“Clearly we are sorry to Eddie and anyone who is suffering from that camp,” McLachlan said on Channel Seven.
“We’ve seen today how much it hurt Eddie and frankly some of the stuff that went on was a disgrace and we are hearing him and hear his pain and are sorry.”
The AFL said on Wednesday it would not re-open the investigation into the camp and had not shifted that position late on Thursday, saying it had made changes that improved governance and oversight of such camps.
Sloane admitted on Adelaide radio station 5AA he was in the same group as Betts when personal information the former forward had disclosed to the camp’s counsellors about his upbringing was yelled at him in front of those present. The incident where Betts was told he would be a “shit father” because he had been raised only by his mother was detailed in his book, The Boy from Boomerang Crescent.
However Sloane, who was not skipper when the camp was held, said he did not hear what was being said at the time.
“I was in that group. There was so much going on over the course of that. There was about 10 or 12 of us. There’s so much going on during that time that I suppose I didn’t pick up on it until Eddie mentioned it to us after. It is sad to think that’s what they used it for and it’s not OK,” Sloane told 5AA.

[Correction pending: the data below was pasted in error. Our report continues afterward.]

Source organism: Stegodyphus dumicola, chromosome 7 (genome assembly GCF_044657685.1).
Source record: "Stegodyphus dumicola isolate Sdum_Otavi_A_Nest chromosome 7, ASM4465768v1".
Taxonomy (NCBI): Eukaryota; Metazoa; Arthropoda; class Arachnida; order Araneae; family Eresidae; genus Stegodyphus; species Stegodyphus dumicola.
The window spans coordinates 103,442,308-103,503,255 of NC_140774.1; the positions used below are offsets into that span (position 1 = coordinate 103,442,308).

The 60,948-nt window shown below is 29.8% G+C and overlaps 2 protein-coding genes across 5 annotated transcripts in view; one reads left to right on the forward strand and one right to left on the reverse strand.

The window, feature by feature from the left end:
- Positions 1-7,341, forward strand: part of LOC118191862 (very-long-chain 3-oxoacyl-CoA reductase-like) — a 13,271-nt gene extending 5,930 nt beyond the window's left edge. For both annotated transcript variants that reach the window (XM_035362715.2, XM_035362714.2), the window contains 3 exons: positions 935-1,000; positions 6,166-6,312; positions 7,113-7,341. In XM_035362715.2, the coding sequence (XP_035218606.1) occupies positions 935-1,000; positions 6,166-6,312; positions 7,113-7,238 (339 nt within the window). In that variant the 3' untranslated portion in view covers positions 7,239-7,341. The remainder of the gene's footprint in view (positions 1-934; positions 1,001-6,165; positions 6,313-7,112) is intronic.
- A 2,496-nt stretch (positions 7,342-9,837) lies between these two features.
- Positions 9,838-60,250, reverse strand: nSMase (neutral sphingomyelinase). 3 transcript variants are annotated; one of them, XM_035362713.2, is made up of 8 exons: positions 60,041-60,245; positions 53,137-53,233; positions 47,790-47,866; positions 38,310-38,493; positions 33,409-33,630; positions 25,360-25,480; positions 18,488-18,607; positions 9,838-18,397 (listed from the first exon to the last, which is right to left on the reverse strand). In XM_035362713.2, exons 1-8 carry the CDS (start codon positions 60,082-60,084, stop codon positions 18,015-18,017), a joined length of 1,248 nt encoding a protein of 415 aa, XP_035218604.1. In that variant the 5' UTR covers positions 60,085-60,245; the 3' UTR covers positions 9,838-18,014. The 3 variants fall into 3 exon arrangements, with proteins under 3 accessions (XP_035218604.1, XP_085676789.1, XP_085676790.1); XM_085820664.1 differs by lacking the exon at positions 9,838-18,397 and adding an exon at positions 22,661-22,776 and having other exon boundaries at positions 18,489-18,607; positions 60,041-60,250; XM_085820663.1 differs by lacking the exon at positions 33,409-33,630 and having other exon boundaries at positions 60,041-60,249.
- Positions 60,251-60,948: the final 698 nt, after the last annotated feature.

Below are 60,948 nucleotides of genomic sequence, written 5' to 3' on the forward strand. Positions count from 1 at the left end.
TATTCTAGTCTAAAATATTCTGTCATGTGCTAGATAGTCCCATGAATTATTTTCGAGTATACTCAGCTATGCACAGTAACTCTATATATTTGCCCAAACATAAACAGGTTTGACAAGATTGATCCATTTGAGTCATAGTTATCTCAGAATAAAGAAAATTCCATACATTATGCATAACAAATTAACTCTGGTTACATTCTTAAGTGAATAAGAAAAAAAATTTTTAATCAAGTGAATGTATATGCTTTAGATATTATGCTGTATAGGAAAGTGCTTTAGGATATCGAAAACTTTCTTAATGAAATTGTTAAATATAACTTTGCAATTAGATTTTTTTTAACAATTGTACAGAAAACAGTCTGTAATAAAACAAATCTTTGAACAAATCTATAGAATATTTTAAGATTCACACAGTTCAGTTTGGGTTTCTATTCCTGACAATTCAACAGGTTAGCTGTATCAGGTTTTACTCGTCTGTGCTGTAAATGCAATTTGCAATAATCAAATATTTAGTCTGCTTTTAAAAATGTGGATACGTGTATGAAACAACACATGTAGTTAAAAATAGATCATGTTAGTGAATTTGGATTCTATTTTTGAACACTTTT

He said he went through a similar process as Betts on the camp, but the personal information used about him related to his football and nothing was said about his family.
“I won’t share the full details … mine was more around my footy. I’m not gonna dive right into it because it’s just stuff about my footy … Mine was not related to my family,” Sloane said.
He said the club and its leaders had numerous conversations in an attempt to overcome the fallout from the camp, but they could not find a way to resolve the issues.
“It was a really hard thing to manage because some guys found the camp boring. Some guys had a really horrible experience on the camp. Some guys enjoyed their experience on the camp. So that’s what made this so hard to manage. We had so many conversations about how could we try and how do we come out of this camp with a stronger group?” Sloane said.
“And that was probably the other reason why there wasn’t a lot of things shared really in the end because there was so much vulnerability shared throughout different parts on the camp. We certainly sought out some apologies from the camp directors at the time. You look back at it now and you put your ‘captain hindsight’ hat on and of course when you hear the stories like Eddie’s you would have loved to do some things better.”
Sloane also stood by his comments post-camp in which he said he had come back a better husband, father and son because of the camp, relaying a task in which he sat in an “honouring chair” while teammates told him why they loved him . He said he took that experience back to his own family, telling his mum and dad why he loved them.